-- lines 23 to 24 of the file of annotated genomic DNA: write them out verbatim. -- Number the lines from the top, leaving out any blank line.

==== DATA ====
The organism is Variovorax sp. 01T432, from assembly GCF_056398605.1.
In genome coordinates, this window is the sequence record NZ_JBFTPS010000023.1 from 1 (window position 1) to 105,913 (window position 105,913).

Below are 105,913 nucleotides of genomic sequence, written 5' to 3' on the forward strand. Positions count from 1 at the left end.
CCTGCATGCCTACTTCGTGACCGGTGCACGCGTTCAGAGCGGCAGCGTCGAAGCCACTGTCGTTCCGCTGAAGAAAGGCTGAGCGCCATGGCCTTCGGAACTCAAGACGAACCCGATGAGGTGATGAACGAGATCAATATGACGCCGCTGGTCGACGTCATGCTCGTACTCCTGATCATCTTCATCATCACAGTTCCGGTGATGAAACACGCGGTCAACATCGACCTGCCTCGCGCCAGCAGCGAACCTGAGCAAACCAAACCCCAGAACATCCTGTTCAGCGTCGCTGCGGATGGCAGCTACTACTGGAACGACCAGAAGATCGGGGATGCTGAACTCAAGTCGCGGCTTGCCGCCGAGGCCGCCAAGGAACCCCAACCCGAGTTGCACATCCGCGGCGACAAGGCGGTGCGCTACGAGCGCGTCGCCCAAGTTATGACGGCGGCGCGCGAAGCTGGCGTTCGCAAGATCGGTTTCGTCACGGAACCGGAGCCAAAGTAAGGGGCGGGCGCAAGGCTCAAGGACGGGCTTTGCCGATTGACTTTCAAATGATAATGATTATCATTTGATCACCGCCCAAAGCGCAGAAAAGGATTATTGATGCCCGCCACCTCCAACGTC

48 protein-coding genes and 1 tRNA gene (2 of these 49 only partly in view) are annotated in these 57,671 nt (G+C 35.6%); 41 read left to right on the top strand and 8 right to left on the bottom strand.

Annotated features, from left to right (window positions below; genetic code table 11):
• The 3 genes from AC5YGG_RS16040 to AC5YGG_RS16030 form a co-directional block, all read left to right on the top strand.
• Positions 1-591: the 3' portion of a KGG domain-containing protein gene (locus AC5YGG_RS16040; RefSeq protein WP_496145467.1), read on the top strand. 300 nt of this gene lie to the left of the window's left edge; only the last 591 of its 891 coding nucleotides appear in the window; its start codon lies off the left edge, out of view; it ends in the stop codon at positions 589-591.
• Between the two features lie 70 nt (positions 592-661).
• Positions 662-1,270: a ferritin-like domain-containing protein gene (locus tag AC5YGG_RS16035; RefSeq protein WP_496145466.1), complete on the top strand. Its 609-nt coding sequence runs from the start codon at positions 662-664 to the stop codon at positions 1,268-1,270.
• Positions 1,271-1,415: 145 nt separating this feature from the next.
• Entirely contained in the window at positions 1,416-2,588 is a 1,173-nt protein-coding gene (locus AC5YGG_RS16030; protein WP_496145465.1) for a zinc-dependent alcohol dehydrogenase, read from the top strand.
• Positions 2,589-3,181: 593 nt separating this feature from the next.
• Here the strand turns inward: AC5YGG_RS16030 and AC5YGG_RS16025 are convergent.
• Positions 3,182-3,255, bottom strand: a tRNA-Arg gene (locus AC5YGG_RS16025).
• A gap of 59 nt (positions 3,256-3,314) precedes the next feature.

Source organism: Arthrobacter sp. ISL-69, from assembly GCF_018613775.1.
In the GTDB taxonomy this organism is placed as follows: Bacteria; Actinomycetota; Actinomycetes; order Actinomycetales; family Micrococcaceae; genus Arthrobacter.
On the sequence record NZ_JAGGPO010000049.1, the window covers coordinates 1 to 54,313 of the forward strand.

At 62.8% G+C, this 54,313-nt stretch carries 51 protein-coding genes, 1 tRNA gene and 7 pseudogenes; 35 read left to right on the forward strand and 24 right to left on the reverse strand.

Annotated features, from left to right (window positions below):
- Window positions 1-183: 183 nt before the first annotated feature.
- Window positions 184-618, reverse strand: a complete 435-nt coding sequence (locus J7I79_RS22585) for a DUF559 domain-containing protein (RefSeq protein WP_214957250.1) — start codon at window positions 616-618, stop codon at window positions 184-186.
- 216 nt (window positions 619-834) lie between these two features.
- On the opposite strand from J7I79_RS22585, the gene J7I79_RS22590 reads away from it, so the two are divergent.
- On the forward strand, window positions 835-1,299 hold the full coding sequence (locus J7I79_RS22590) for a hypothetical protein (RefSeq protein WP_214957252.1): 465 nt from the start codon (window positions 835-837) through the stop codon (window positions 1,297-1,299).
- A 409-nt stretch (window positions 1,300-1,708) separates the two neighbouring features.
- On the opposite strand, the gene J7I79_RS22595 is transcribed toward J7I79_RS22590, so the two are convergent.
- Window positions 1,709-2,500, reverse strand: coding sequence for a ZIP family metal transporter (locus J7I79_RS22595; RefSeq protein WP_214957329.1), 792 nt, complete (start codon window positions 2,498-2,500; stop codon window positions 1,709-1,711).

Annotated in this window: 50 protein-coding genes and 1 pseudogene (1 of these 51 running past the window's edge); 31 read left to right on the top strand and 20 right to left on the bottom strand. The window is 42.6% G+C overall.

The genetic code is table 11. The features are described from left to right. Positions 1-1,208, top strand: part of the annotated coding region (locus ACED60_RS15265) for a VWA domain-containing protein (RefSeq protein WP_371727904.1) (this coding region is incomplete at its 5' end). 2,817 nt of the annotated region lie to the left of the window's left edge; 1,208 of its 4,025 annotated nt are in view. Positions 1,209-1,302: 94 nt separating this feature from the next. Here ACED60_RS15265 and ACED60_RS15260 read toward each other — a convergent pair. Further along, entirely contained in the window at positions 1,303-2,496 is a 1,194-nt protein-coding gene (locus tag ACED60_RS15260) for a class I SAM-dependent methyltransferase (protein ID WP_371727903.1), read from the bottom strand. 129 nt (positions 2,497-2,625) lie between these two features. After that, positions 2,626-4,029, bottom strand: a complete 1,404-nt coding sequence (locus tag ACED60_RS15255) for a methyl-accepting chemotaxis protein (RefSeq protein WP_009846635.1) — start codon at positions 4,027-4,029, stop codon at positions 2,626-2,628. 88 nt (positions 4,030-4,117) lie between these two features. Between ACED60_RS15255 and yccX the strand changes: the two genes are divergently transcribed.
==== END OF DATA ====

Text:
- Window positions 184-618, reverse strand: a complete 435-nt coding sequence (locus J7I79_RS22585) for a DUF559 domain-containing protein (RefSeq protein WP_214957250.1) — start codon at window positions 616-618, stop codon at window positions 184-186.
- 216 nt (window positions 619-834) lie between these two features.